An oil tanker stands at an oil terminal Thursday at Wilhelmshaven, Germany.
It has been a tough year for stocks. A rally on Wednesday seemed to promise some reversal of the trend, but investors shouldn’t hold their breath.
The surge in stocks was driven by vague optimism for a diplomatic resolution to the Russia-Ukraine war and a decline in extremely high oil prices. Brent crude dropped by the most in two years, 13% on the day, boosted by an apparent plea from the United Arab Emirates to the Organization of the Petroleum Exporting Countries about increasing output.
The narrative was falling apart Thursday. U.S. stock-index futures are deep in the red again, and oil prices are already up almost 5%.
Peace in Eastern Europe is just a hope, with top diplomats from Russia and Ukraine reportedly failing to reach a cease-fire at talks in Turkey. The oil market remains incredibly tight, with no sign of getting any better; the U.A.E. also looks to have reneged on pressuring OPEC.
The full impact of the Russia-Ukraine war, including a possible recession in Europe, remains unknown, and commodity markets could get even more wild as we move into a period where sanctions on Russia really bite.
It is a familiar phenomenon: A one-day rally that stuns investors but fails to materialize into a whole lot more. Beware the dead cat bounce.
*** Join Barron’s associate editor for technology Eric J. Savitz today at noon as he speaks with Dan Niles, founder and senior portfolio manager for the Satori Fund, on how to invest in tech stocks amid the downturn. Sign up here.
House Passes $1.5 Trillion Spending Bill Including Ukraine Aid
The House of Representatives passed a $1.5 trillion spending package that includes emergency aid for Ukraine, after lawmakers dropped a proposal to spend $15.6 billion for Covid-19 programs from the package.
The spending bill, approved by the House late Wednesday, funds the federal government through Sept. 30, the end of the fiscal year. The bill now heads to the Senate.
The bill provides $13.6 billion in emergency aid for Ukraine, half for humanitarian and economic aid and the other half for the defense of Ukraine and U.S. allies in Eastern Europe.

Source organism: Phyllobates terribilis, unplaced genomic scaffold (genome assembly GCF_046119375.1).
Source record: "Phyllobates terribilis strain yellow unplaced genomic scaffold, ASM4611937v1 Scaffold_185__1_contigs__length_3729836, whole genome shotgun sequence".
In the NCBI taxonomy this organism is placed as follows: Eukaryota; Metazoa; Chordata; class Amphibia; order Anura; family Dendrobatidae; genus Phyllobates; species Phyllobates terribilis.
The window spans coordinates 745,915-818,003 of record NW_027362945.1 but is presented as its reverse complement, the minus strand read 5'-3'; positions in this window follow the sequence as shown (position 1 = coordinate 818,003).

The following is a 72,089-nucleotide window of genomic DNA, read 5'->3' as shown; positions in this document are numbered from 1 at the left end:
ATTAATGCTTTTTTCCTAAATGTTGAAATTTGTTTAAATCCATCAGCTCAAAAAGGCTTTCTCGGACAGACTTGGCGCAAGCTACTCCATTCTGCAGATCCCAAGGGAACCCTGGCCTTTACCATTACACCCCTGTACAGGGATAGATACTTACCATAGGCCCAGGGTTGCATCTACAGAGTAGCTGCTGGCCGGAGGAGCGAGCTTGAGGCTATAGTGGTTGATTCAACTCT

Left out of the spending package was additional money for Covid-19 aid. Republicans opposed allocating more money for the pandemic, and some Democrats balked at paying for the proposal in part by taking money back from existing Covid-19 relief programs that had been earmarked for states.
With government funding set to run out at 12:01 a.m. Eastern time Saturday, the House also approved a pre-emptive measure that extends current funding levels through March 15.
What’s Next: The bill is expected to take several days to work its way through Congress before it reaches President Joe Biden’s desk.
Amazon.com Plans 20-to-1 Stock Split, $10 Billion Buyback
Amazon also expanded its stock buyback program to $10 billion.
A stock split could make Amazon a candidate for addition to the
Dow Jones Industrial Average,
which avoids companies with high per-share prices. Apple split 7-to-1 in June 2014 from more than $600 a share to less than $100 and joined the Dow less than a year later.
Amazon shares closed Wednesday at $2,785.58 each. If that price were divided by 20, the per-share price would drop to about $139.28, MarketWatch reported.
Amazon shares have gained 4,579.2% since it last split its stock in 1999, according to Dow Jones Market Data, pushing its per-share price to nearly $2,800. The shares surged nearly 7% in after-hours trading.
Amazon’s share repurchase is also the largest in the company’s 25 years in the public markets. It replaces a $5 billion repurchase plan set up in 2016 that has bought back just $2.12 billion so far, according to a Securities and Exchange Commission filing.
What’s Next: Amazon shareholders will vote on the plan at the May 25 annual meeting. The company plans to execute the split on or about June 3 for shareholders of record as of May 27.
Biden Presses Plan to Encourage U.S. Chip Making
Biden met with executives from tech companies at the White House, as he promotes semiconductor chip manufacturing in the U.S. He said passing the Bipartisan Innovation Act would ease the global chip shortage and make the economy more productive.
wants to make a multibillion-dollar investment in semiconductors, and